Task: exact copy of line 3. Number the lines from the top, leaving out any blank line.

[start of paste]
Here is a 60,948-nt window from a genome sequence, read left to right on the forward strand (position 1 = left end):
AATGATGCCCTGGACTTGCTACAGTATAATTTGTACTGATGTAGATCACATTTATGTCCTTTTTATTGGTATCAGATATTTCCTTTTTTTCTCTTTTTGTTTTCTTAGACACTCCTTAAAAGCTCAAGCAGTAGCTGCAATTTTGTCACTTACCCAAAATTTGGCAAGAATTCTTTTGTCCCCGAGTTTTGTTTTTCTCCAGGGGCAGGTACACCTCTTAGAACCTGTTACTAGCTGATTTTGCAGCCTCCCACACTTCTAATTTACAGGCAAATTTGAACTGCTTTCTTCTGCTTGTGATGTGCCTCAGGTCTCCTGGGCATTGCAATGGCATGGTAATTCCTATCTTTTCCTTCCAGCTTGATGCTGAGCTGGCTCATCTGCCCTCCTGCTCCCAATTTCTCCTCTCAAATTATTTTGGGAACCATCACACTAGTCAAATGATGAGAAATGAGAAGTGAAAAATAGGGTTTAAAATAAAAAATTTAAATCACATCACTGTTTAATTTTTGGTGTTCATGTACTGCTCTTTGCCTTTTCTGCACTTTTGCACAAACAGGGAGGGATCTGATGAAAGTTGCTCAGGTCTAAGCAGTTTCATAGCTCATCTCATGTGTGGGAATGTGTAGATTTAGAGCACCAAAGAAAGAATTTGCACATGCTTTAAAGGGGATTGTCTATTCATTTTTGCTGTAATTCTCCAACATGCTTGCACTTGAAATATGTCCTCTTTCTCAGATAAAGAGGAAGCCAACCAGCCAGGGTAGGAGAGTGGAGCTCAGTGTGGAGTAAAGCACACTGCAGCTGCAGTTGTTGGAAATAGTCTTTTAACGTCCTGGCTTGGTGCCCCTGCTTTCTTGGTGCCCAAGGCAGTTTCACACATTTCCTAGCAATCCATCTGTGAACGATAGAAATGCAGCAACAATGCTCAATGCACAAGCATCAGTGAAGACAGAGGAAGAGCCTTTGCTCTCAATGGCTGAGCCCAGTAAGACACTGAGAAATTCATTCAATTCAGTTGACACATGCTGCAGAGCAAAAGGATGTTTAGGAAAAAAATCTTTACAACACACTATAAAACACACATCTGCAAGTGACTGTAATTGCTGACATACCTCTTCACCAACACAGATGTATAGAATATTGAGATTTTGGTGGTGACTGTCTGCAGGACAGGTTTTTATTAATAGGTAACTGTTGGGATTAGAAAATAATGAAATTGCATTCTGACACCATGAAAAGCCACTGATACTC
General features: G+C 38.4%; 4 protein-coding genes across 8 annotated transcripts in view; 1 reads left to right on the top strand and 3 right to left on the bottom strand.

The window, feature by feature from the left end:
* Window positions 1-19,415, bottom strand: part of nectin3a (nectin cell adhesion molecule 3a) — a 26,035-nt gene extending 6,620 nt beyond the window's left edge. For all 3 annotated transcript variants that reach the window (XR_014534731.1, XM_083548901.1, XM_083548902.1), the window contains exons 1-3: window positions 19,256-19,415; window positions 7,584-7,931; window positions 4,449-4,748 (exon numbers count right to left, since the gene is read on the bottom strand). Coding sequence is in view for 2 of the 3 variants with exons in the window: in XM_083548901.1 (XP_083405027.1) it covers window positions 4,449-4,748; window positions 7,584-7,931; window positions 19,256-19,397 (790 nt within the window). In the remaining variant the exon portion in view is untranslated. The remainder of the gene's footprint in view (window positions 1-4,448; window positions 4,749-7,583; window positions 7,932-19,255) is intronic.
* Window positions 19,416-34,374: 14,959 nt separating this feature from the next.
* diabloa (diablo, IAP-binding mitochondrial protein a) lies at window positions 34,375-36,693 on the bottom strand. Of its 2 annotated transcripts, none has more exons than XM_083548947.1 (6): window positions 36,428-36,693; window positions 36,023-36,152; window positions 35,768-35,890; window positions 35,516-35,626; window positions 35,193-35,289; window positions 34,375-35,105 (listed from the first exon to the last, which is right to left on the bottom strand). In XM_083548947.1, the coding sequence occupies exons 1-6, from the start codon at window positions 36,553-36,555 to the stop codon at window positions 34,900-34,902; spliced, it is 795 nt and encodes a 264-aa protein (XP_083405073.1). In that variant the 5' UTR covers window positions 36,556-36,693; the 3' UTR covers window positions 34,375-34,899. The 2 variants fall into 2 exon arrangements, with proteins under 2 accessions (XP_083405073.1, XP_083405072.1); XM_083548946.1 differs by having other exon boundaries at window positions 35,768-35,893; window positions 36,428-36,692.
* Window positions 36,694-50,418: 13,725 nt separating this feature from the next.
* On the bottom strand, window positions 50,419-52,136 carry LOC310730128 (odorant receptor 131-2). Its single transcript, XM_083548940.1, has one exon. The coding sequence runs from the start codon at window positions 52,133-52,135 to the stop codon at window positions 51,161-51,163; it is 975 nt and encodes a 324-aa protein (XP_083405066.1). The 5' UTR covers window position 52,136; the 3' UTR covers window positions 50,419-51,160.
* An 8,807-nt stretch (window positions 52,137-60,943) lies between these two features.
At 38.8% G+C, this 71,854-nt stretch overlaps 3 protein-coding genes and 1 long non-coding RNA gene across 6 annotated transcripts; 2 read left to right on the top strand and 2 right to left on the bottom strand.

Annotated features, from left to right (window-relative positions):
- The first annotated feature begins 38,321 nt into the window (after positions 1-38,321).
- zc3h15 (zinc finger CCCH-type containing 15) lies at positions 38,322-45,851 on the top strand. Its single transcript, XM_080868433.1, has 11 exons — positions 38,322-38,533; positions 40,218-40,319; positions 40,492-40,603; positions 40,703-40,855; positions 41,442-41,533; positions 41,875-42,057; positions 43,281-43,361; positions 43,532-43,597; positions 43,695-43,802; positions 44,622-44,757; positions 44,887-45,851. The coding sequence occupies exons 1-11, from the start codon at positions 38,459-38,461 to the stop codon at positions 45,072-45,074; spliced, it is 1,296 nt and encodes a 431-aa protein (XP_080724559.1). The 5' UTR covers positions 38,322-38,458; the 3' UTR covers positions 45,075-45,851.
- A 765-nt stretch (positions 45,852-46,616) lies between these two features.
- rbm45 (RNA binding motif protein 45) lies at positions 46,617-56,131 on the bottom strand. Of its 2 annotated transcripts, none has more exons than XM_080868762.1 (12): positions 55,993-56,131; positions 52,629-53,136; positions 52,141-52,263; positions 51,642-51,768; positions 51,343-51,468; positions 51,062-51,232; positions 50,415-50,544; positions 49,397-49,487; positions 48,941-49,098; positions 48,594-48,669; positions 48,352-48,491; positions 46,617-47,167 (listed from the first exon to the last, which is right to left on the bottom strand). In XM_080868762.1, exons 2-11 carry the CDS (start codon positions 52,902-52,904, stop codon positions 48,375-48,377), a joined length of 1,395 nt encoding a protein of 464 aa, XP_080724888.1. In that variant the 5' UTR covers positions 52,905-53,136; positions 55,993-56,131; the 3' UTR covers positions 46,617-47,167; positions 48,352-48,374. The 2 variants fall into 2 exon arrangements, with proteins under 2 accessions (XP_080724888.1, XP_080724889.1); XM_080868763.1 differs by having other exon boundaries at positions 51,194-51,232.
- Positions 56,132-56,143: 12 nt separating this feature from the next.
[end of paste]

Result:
General features: G+C 38.4%; 4 protein-coding genes across 8 annotated transcripts in view; 1 reads left to right on the top strand and 3 right to left on the bottom strand.